WEEK 5

DAY 29: Tuesday July 16, 1996
Elkader, IA to Wyoming, IA (79 miles)

Today was a 4-H day: hot, hilly, headwind, horrible odor (manure, pig farms especially bad). Corn fields as far as the eye could see to the distant horizon; it's just amazing how vast the fields are! True to the Dave and George W. theory again, we ignored a detour sign and ended up on dirt, gravel, and in the midst of a construction site. We had to walk the bike between bulldozers, graders, etc. but, as Dave points out, it worked out.

I was so excited about ordering a "veggie-burger" for lunch. After one bite I thought, they're doing amazing things with soy! After another bite I thought that even Dave would like this! Upon closer inspection and a little more thought, I realized that a veggie-burger was simply a hamburger with lettuce, tomato, etc.! Had the best milkshake in Wyoming, where they top it with whipped cream and cherry and give you the remaining shake in the metal shaker cup.

DAY 30 Wednesday July 17, 1996
Wyoming, IA to Muscatine, IA (63 miles)

I'm writing this in a bike shop: the rear deraileur is being worked on and my seat post must be replaced. The suspension post broke off completely out in the middle of nowhere today! (I can't have gained that much weight!) But true to form, resourceful Boy Scout Dave was able to rig something up and we made it to Muscatine before the shop closed.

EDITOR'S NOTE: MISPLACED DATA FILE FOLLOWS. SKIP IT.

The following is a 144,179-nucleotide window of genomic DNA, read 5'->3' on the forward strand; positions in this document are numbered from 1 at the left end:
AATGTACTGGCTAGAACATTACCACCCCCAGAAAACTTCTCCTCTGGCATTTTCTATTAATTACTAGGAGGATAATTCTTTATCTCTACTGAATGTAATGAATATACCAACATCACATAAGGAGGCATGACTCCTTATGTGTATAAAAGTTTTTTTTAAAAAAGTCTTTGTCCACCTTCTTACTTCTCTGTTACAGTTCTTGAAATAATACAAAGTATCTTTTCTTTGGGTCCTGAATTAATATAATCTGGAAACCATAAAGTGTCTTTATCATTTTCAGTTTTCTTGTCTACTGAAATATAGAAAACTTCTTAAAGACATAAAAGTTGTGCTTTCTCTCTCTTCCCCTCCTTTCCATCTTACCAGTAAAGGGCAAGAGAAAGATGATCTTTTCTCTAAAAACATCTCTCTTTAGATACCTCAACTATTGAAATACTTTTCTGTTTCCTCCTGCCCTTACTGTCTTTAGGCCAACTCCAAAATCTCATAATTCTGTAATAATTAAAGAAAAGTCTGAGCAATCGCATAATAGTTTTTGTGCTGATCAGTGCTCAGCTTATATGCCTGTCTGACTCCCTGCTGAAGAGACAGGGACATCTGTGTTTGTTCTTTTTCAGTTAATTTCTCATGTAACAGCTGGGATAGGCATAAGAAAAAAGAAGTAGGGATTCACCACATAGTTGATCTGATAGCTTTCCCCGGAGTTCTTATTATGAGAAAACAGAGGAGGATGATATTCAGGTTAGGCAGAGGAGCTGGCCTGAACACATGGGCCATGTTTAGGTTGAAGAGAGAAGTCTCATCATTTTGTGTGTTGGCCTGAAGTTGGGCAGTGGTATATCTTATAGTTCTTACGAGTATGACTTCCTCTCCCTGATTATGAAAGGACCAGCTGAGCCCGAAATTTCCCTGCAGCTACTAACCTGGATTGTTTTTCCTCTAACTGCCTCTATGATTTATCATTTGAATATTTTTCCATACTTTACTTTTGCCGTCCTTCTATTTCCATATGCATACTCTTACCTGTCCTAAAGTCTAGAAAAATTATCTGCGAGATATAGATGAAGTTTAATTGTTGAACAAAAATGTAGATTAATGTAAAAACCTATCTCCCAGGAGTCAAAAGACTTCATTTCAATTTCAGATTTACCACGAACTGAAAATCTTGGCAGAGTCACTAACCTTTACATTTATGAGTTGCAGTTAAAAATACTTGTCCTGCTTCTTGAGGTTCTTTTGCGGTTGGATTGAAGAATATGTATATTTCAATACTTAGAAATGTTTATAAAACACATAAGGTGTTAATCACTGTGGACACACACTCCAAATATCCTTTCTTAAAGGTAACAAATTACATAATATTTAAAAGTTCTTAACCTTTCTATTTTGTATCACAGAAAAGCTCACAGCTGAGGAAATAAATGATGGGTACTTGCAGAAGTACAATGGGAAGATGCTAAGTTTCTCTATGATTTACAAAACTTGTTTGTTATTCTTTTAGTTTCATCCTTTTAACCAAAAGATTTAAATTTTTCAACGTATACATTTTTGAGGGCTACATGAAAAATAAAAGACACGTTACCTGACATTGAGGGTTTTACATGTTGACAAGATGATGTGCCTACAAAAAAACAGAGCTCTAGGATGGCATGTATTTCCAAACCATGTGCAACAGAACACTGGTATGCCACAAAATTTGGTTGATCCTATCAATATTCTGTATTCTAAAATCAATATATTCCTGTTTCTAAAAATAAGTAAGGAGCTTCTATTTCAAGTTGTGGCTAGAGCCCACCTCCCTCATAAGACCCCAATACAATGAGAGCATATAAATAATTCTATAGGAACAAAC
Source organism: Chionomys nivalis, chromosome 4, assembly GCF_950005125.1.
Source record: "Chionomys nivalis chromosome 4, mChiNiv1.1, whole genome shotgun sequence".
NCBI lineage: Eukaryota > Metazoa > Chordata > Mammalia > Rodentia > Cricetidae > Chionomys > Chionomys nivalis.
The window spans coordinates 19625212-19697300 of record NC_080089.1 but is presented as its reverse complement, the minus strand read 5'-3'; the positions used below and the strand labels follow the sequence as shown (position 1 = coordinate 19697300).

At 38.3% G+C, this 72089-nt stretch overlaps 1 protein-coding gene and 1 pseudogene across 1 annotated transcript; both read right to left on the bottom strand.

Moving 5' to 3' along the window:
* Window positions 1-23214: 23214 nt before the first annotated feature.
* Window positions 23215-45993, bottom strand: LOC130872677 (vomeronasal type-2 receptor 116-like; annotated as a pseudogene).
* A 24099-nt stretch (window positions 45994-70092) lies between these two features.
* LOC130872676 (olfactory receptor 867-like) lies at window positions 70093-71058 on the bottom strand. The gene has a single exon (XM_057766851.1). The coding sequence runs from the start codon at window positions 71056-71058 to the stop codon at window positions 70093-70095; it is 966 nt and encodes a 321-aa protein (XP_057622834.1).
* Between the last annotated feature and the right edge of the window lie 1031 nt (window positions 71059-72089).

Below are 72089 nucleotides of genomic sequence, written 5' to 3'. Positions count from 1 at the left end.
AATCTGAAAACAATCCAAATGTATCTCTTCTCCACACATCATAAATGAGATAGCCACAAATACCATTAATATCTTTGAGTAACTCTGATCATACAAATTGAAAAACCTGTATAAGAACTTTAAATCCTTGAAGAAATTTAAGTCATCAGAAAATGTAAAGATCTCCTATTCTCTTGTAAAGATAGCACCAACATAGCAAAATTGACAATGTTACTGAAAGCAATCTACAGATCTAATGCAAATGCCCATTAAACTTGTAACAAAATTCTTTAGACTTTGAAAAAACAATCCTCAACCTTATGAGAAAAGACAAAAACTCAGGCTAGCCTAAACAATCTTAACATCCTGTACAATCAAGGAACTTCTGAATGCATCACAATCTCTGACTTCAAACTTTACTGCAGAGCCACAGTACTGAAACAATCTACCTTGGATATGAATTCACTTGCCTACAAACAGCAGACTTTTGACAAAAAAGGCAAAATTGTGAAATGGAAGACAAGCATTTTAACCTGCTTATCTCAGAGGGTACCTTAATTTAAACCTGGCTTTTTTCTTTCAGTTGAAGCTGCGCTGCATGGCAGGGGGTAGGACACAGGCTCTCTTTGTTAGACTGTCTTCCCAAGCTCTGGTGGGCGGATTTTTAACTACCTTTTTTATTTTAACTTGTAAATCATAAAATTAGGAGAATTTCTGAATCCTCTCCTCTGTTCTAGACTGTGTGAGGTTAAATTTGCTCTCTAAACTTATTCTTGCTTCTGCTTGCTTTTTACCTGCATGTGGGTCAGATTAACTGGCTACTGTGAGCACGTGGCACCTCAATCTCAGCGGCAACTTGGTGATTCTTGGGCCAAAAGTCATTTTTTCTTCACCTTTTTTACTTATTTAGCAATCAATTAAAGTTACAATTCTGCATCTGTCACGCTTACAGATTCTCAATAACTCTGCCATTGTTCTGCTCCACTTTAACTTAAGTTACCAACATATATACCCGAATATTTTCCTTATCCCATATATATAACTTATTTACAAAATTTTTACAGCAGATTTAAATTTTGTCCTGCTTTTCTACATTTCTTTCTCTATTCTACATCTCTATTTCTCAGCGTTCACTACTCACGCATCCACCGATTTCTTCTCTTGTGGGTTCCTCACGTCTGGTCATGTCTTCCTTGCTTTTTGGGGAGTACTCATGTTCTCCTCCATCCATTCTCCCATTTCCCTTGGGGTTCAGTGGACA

Iowa had terrible thunderstorms, floods, and even a tornado while we slept last night. We put off leaving until 10:30 but rode out in a storm. It cleared up in the afternoon and became very hot and humid. I think the fun is over. Heat makes everything horrible. Had the feistiest little elderly waitress at lunch. She was teasing the state troopers about giving a poor little old lady tickets, and they replied that she comes from Pasadena. She was brusque yet attentive---reminded us of our friend T.! The bike shop stayed open late to work on the bike and the owner rode the bike path through town with us afterward to make sure we didn't get lost. I also got a new seat, and in just the few miles to the motel, I felt like a new person! It felt like I was sitting on a soft pillow. I'm anxious to see if it continues to feel this good. If it does, I'll be so mad at myself for going through 30 days of agony instead of getting a new seat before we left (as Dave repeatedly suggested, I must admit). Had a fabulous buffet meal at the "Golden Corral".